If it can be said that formal choices for poets are an extension of autobiography and a reﬂection of intimate belief, a reading of Venclova’s work afﬁrms how such a ﬁrsthand encounter with des-truction can have the counter-effect of forging a driven uprightness. This personal and aesthetic credo was further strengthened by the moral compromises Venclova witnessed close to hand, not the least of which were those made by his father, a high-ranking Soviet ofﬁcial and poet, to whom he addresses a conﬂicted, poignant elegy in The Junction. After leaving Lithuania, Venclova travelled in Europe and in the United States, taking a position at Yale University, where he has been a professor of Slavic Languages and Literatures for the past 25 years. During this period in exile he continued to write poetry, which has been translated into more than 20 languages. He has also written literary biography, cultural commentary and essays, many of which concern the fates of persecuted writers. Throughout his work he addresses the lived experience of totalitarianism and the lessons and warnings that can be gleaned from its dark historical passage.
But, the uprightness one ﬁnds in Venclova’s work is not only ethical, but also material and concrete – it is the technical basis out of which his poems arise. Long ago Venclova chose as his poetic vehicle a modern and “rebellious” form of classicism. While the formality of his poems might at ﬁrst glance seem anachronistic to the Western reader, over time the implications of their logic become urgently clear. For Venclova’s brand of classicism has nothing to do with political conservatism (as the aesthetic is sometimes portrayed in the West) but rather the contrary: it is a way to preserve the conditions that give rise to freedom of thought, democracy and culture in general. Throughout the course of his oeuvre Venclova has afﬁrmed that, in the face of the destructive forces of history, one of poetry’s tasks is to be ‘ﬁlled to the limits with harmony and sense, so that it might resist the monotony and predictability of the world outside’. For Venclova, as well as for other poets with whom he shares this poetic vision, including Anna Akhmatova, a poem’s clarity, rhythm, syntax and composition constitute in them-selves a moral task.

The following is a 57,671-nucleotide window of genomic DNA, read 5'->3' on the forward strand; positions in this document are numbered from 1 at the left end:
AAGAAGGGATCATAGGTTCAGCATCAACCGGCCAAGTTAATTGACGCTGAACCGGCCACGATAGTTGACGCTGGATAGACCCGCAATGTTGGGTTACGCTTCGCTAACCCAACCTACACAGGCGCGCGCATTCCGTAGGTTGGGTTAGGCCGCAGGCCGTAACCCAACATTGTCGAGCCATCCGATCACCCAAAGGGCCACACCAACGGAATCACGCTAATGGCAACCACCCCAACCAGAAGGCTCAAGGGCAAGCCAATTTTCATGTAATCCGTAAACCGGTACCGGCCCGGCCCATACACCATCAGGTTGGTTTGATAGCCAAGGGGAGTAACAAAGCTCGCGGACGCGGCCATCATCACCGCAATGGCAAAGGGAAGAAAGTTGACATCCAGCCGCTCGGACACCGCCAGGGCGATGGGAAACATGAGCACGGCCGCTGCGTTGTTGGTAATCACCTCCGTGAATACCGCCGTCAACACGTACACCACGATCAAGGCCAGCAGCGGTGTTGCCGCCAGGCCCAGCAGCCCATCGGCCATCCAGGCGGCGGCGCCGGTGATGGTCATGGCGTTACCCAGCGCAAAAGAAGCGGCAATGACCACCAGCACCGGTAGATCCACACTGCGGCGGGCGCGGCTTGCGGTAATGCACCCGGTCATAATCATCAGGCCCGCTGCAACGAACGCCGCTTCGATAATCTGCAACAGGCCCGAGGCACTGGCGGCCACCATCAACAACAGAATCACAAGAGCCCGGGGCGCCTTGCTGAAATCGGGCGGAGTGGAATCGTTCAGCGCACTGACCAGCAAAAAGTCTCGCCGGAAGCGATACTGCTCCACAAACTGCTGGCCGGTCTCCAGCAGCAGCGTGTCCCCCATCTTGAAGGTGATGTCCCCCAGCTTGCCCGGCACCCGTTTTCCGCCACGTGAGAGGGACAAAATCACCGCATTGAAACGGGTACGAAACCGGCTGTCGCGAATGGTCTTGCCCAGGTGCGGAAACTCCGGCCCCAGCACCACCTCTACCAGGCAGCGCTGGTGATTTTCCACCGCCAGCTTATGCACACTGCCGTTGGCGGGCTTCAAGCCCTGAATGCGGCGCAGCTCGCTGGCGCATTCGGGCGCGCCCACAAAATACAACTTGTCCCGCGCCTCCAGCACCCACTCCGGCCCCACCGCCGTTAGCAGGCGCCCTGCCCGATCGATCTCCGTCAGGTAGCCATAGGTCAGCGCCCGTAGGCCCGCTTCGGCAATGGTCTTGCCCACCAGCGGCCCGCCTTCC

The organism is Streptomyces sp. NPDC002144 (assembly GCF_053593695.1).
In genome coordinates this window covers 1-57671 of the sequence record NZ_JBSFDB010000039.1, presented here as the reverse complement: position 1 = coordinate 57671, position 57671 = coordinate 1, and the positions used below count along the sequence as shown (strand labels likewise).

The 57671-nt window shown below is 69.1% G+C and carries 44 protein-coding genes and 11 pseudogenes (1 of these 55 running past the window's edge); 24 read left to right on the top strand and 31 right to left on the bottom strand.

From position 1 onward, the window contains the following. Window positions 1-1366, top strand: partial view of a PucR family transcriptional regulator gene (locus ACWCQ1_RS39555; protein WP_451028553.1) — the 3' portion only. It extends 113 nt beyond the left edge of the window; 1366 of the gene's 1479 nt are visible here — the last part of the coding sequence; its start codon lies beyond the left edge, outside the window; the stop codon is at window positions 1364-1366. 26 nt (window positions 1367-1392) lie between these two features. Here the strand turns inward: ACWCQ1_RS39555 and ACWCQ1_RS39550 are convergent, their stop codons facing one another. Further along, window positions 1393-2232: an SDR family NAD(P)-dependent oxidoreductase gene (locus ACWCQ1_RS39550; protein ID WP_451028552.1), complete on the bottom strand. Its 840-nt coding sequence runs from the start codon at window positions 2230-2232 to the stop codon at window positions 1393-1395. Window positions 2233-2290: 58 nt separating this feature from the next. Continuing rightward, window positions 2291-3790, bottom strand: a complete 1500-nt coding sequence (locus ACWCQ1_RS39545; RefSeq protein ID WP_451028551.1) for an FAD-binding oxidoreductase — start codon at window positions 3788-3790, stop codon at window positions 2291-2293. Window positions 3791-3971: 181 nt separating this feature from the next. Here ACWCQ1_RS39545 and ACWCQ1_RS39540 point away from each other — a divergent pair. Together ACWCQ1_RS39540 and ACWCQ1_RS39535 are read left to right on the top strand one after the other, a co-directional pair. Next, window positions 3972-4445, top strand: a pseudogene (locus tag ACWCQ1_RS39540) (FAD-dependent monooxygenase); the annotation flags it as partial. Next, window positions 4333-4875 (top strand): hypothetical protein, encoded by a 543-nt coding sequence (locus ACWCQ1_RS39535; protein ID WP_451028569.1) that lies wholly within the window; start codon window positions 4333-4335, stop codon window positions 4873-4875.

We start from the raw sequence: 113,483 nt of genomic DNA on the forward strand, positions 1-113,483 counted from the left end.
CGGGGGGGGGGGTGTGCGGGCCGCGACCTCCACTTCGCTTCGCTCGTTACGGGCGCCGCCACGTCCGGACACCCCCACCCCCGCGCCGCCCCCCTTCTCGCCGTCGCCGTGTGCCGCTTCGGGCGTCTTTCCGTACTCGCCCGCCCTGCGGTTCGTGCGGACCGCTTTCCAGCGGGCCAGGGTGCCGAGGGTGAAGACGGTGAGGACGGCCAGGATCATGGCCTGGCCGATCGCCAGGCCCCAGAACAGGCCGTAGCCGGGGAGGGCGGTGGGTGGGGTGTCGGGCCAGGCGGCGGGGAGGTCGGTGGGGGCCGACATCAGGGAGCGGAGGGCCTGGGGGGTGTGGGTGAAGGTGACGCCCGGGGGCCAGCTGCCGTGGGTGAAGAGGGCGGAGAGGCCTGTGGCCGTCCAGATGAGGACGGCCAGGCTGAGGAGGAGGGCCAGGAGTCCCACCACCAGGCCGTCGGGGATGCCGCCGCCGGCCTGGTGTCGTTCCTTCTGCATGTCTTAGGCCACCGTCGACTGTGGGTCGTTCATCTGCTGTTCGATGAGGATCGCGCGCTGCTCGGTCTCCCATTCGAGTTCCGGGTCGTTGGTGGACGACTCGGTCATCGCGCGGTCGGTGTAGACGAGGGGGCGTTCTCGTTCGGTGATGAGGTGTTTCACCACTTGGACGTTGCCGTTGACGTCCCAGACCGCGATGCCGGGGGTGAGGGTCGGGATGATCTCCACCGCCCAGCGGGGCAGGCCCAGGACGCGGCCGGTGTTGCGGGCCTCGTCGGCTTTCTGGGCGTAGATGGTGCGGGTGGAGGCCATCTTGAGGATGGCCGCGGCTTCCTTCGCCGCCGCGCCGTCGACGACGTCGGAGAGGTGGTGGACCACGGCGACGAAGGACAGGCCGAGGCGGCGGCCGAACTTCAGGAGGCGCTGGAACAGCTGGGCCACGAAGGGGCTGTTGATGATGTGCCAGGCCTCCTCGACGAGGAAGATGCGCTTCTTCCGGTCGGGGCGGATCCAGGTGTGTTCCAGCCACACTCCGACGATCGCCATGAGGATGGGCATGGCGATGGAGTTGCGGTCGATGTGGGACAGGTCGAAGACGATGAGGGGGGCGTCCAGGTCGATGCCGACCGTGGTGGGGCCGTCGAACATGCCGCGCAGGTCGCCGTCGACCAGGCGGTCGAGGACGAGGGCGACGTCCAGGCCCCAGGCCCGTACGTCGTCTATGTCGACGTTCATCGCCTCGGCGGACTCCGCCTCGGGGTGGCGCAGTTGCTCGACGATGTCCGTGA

To this end, Venclova’s poems employ a vast range of traditional forms and techniques, including variations on metrical schemes, intricate rhyme strategies and other resources from poetry’s inheritance. These technical elements are set against the poems’ contents and landscapes. If in his earlier volume of selected poems in English, Winter Dialogue, there is a concern with endurance, and a search for absolutes in the face of adverse conditions both in Lithuania and in exile, in his most recent work we ﬁnd the ﬁgure of a poet returning from exile, surveying what has occurred, what buildings still stand, and the fates of those one loved. And while these poems are ﬁlled with melancholy at the passage of time and the poignancy of anticipated mortality, there is also a sense of afﬁrmation. For despite everything, each element that is salvaged constitutes a form of victory. And in this light Venclova’s poems, with their stanzas that ﬁt one atop the other, begin to appear like classical columns, which slowly rise towards the mythical silence where Venclova believes poetry begins and ends. His poems at once harbouring the memory of culture and becoming an enactment of culture itself – a testimony to all that can be, and is, preserved from the vicissitudes of History.
Understandably, the task that Venclova has set himself is a formidable one. And there are times when it seems that the poet believes that by sheer will and virtuoso technique alone, the tottering ruins of the world can be held together – just. Yet Venclova also allows for the possibility that this spiritual, philosophical and moral challenge might fail. And in the end, despite his cautious optimism, he perceives in this neither cause for surprise nor ultimate despair. A metaphysical poet, his work maintains the traditional task of the writer’s reﬂections on ultimate things that began before us and will exist after us, and thereby makes peace with the uncertain future that we create for ourselves. If classicism is the vehicle for Venclova’s craft, then his voice – the wise and patient voice that inhabits this poetic world – is not unlike that of Zeno of Citium, who sat teaching beneath the columns of the stoa’s portico in ancient Athens. For Venclova’s philosophy is not far from that of the Stoics who espoused the idea that good lies in the soul itself, in wisdom and self-control, and believed in a detachment that embraced pain and misfortune, life and death.